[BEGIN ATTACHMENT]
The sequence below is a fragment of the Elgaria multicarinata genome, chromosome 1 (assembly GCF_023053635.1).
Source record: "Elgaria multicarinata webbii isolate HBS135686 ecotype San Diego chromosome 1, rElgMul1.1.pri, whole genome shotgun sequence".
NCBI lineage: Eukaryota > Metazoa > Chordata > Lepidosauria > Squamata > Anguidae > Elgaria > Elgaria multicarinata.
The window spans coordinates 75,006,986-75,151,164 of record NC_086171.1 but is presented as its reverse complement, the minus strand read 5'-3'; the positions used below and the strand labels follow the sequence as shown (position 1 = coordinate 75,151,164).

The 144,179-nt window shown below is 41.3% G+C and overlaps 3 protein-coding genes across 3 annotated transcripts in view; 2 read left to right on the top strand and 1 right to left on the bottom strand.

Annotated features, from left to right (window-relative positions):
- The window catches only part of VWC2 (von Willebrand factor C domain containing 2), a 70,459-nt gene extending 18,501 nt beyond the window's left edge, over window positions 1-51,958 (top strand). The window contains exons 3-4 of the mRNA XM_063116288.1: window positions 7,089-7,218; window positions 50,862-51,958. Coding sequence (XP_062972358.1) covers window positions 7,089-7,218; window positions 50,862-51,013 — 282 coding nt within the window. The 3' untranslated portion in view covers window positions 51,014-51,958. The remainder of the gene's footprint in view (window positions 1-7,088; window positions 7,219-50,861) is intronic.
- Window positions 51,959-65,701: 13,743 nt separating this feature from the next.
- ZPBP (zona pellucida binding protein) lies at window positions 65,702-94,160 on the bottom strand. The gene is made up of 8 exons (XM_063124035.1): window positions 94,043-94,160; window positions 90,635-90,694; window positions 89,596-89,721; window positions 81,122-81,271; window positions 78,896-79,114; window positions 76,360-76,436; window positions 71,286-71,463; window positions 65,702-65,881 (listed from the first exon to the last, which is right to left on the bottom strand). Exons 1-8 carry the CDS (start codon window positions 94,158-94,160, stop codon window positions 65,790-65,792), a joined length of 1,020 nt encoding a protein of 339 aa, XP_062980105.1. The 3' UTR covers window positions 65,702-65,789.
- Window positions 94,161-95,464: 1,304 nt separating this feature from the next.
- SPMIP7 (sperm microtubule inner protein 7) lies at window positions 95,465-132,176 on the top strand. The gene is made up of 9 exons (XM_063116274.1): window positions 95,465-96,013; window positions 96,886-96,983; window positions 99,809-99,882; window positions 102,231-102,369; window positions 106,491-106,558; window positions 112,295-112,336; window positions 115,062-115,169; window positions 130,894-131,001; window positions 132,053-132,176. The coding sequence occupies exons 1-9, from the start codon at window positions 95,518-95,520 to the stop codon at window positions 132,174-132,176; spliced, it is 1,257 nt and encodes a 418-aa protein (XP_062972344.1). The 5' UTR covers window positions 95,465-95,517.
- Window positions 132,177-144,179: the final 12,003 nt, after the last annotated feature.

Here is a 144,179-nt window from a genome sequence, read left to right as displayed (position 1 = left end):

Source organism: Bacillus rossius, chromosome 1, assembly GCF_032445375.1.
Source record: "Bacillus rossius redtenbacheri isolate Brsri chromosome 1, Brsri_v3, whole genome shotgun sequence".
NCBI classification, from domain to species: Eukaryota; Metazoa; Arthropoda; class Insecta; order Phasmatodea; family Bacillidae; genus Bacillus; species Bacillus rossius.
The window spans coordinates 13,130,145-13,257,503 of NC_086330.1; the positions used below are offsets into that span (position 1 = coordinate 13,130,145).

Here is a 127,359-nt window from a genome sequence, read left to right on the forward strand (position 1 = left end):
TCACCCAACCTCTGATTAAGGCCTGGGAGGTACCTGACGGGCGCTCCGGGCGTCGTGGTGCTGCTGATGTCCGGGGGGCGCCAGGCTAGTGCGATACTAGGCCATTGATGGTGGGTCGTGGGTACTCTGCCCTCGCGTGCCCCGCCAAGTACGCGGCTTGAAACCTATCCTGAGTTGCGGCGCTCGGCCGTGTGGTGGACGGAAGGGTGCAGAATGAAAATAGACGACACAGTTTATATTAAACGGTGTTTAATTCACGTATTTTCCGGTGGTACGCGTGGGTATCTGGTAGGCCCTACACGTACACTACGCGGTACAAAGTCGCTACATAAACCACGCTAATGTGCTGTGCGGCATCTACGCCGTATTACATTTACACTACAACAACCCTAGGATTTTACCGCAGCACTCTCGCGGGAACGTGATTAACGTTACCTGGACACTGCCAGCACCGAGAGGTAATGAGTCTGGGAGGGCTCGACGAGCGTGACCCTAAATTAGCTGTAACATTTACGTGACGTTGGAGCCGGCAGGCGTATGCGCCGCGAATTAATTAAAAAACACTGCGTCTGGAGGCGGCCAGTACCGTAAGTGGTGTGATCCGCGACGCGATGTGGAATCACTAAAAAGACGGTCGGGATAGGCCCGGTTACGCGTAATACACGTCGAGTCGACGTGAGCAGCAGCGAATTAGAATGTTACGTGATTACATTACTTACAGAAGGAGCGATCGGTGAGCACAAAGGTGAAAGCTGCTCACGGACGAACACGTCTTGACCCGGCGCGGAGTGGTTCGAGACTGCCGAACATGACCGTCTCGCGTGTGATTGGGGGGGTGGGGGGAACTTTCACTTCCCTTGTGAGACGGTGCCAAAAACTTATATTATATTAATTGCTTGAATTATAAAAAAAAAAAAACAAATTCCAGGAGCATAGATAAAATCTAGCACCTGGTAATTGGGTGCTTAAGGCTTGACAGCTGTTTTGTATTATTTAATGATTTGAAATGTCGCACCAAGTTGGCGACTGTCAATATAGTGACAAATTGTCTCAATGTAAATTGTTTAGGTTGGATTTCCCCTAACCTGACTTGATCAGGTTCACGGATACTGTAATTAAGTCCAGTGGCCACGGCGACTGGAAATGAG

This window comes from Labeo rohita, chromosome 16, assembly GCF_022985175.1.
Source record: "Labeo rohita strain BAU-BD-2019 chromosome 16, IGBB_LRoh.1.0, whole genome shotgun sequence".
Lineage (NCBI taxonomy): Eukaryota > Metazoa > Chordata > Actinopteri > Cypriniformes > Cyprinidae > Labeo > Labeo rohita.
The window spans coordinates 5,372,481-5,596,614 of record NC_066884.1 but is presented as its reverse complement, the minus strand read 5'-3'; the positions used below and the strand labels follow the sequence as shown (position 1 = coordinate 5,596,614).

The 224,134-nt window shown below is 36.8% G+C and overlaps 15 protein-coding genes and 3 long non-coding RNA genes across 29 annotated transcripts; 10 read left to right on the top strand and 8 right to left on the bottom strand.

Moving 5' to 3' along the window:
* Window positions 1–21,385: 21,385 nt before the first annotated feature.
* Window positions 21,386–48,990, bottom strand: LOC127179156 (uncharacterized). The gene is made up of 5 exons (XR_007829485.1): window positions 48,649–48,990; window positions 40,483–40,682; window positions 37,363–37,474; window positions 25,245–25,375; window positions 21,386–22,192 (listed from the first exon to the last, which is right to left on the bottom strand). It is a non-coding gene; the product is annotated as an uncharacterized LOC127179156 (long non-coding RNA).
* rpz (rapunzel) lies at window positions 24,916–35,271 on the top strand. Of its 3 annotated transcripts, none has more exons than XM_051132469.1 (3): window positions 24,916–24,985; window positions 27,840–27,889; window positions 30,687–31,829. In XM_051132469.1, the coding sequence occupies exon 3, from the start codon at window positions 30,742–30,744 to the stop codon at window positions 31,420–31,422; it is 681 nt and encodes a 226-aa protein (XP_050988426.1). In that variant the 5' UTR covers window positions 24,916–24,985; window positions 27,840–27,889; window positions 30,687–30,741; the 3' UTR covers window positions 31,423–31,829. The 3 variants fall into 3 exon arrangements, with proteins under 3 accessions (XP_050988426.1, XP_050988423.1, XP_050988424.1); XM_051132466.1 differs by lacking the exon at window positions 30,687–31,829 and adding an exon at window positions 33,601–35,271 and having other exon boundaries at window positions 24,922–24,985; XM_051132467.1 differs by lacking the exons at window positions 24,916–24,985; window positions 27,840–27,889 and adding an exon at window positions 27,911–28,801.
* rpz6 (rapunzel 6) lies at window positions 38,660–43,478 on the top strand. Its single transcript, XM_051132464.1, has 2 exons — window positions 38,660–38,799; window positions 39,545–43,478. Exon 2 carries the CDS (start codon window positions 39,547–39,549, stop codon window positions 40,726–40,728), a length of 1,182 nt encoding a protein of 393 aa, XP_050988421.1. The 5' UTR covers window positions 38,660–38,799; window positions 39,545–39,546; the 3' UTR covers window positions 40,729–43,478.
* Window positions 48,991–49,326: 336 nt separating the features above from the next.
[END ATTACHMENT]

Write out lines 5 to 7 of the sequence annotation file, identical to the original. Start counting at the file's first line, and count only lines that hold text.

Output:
The 144,179-nt window shown below is 41.3% G+C and overlaps 3 protein-coding genes across 3 annotated transcripts in view; 2 read left to right on the top strand and 1 right to left on the bottom strand.

Annotated features, from left to right (window-relative positions):
- The window catches only part of VWC2 (von Willebrand factor C domain containing 2), a 70,459-nt gene extending 18,501 nt beyond the window's left edge, over window positions 1-51,958 (top strand). The window contains exons 3-4 of the mRNA XM_063116288.1: window positions 7,089-7,218; window positions 50,862-51,958. Coding sequence (XP_062972358.1) covers window positions 7,089-7,218; window positions 50,862-51,013 — 282 coding nt within the window. The 3' untranslated portion in view covers window positions 51,014-51,958. The remainder of the gene's footprint in view (window positions 1-7,088; window positions 7,219-50,861) is intronic.